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Introducing Subrid-scale Cloud Feedbacks to Radiation for Regional Meteorological and Cllimate Modeling
Alapaty, Kiran, J. Herwehe, T. Otte, C. Nolte, R. Bullock, M. Mallard, J. Kain, AND J. Dudhia. Introducing Subrid-scale Cloud Feedbacks to Radiation for Regional Meteorological and Cllimate Modeling. GEOPHYSICAL RESEARCH LETTERS. American Geophysical Union, Washington, DC, 39(24):1-5, (2012).
The National Exposure Research Laboratory′s (NERL′s) Atmospheric Modeling and Analysis Division (AMAD) conducts research in support of EPA′s mission to protect human health and the environment. AMAD′s research program is engaged in developing and evaluating predictive atmospheric models on all spatial and temporal scales for forecasting the Nation′s air quality and for assessing changes in air quality and air pollutant exposures, as affected by changes in ecosystem management and regulatory decisions. AMAD is responsible for providing a sound scientific and technical basis for regulatory policies based on air quality models to improve ambient air quality. The models developed by AMAD are being used by EPA, NOAA, and the air pollution community in understanding and forecasting not only the magnitude of the air pollution problem, but also in developing emission control policies and regulations for air quality improvements.
Convection systems and associated cloudiness directly influence regional and local radiation budgets, and dynamics and thermodynamics through feedbacks. However, most subgrid-scale convective parameterizations in regional weather and climate models do not consider cumulus cloud feedbacks to radiation, resulting in biases in several meteorological parameters. We have incorporated this key feedback process into a convective parameterization and a radiation scheme in the Weather Research and Forecasting model, and we evaluated the impacts of including this process in short-term weather and multiyear climate simulations. Introducing subgrid-scale convective cloud-radiation feedbacks produces a more realistic attenuation of downward shortwave radiation at the surface. Reduced surface shortwave radiation moderates the surface forcing for convection and results in a notable reduction in precipitation biases. Our resarch reveals a need for more in-depth consideration of the effects of subgrid-scale clouds in regional meteorology/climate and air quality models on radiation, photolysis, cloud mixing, and aerosol indirect effects.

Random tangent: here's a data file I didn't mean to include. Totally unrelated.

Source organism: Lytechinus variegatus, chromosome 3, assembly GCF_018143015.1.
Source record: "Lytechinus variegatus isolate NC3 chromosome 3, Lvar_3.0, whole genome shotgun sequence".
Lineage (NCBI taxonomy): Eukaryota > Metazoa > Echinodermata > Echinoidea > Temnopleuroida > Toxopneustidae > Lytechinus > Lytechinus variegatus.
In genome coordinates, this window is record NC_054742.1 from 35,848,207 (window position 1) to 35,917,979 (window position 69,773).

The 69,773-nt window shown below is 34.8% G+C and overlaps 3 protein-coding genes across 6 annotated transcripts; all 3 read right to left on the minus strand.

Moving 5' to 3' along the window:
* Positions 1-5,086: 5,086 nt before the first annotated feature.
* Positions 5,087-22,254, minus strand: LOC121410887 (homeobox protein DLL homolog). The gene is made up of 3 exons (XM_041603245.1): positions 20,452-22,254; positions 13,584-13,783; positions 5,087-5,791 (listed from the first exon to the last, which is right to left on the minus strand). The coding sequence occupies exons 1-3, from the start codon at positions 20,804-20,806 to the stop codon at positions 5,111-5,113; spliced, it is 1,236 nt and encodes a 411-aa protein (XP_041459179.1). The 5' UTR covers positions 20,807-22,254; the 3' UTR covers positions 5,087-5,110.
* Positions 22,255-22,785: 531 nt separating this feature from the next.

URLs/Downloads:Geophysical Research Letters Exit
ALAPATY_ETAL_GRL_2012-REVISED.PDF (PDF,NA pp, 531.713 KB, about PDF)
Record Details:Record Type: DOCUMENT (JOURNAL/PEER REVIEWED JOURNAL)
Organization:U.S. ENVIRONMENTAL PROTECTION AGENCY
OFFICE OF RESEARCH AND DEVELOPMENT
NATIONAL EXPOSURE RESEARCH LABORATORY
ATMOSPHERIC MODELING DIVISION